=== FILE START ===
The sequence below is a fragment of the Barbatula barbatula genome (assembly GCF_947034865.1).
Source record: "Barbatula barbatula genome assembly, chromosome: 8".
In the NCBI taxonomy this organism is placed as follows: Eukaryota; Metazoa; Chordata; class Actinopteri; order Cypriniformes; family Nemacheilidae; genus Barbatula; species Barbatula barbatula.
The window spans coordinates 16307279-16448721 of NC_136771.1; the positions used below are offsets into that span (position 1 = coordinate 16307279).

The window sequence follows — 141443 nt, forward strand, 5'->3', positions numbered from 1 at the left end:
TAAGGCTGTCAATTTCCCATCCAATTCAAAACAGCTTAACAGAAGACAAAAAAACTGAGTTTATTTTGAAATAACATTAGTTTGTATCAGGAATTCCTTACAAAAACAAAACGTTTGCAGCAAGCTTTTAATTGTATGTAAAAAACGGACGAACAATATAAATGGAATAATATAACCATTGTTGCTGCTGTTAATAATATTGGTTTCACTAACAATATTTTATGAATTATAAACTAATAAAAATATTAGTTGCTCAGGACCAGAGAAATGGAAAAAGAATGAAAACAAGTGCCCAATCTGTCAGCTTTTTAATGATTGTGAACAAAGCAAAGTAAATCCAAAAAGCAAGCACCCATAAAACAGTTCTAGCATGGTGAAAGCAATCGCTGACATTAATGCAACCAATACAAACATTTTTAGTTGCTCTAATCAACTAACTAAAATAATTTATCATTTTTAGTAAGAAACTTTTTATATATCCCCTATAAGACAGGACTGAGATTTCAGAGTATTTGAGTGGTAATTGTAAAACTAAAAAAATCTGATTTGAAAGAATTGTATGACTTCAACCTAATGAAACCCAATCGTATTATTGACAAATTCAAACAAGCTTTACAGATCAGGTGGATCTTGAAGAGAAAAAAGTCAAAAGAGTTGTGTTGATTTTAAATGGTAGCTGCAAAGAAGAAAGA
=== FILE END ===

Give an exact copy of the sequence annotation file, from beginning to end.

The sequence below is a fragment of the Barbatula barbatula genome (assembly GCF_947034865.1).
Source record: "Barbatula barbatula genome assembly, chromosome: 8".
In the NCBI taxonomy this organism is placed as follows: Eukaryota; Metazoa; Chordata; class Actinopteri; order Cypriniformes; family Nemacheilidae; genus Barbatula; species Barbatula barbatula.
The window spans coordinates 16307279-16448721 of NC_136771.1; the positions used below are offsets into that span (position 1 = coordinate 16307279).

The window sequence follows — 141443 nt, forward strand, 5'->3', positions numbered from 1 at the left end:
TAAGGCTGTCAATTTCCCATCCAATTCAAAACAGCTTAACAGAAGACAAAAAAACTGAGTTTATTTTGAAATAACATTAGTTTGTATCAGGAATTCCTTACAAAAACAAAACGTTTGCAGCAAGCTTTTAATTGTATGTAAAAAACGGACGAACAATATAAATGGAATAATATAACCATTGTTGCTGCTGTTAATAATATTGGTTTCACTAACAATATTTTATGAATTATAAACTAATAAAAATATTAGTTGCTCAGGACCAGAGAAATGGAAAAAGAATGAAAACAAGTGCCCAATCTGTCAGCTTTTTAATGATTGTGAACAAAGCAAAGTAAATCCAAAAAGCAAGCACCCATAAAACAGTTCTAGCATGGTGAAAGCAATCGCTGACATTAATGCAACCAATACAAACATTTTTAGTTGCTCTAATCAACTAACTAAAATAATTTATCATTTTTAGTAAGAAACTTTTTATATATCCCCTATAAGACAGGACTGAGATTTCAGAGTATTTGAGTGGTAATTGTAAAACTAAAAAAATCTGATTTGAAAGAATTGTATGACTTCAACCTAATGAAACCCAATCGTATTATTGACAAATTCAAACAAGCTTTACAGATCAGGTGGATCTTGAAGAGAAAAAAGTCAAAAGAGTTGTGTTGATTTTAAATGGTAGCTGCAAAGAAGAAAGA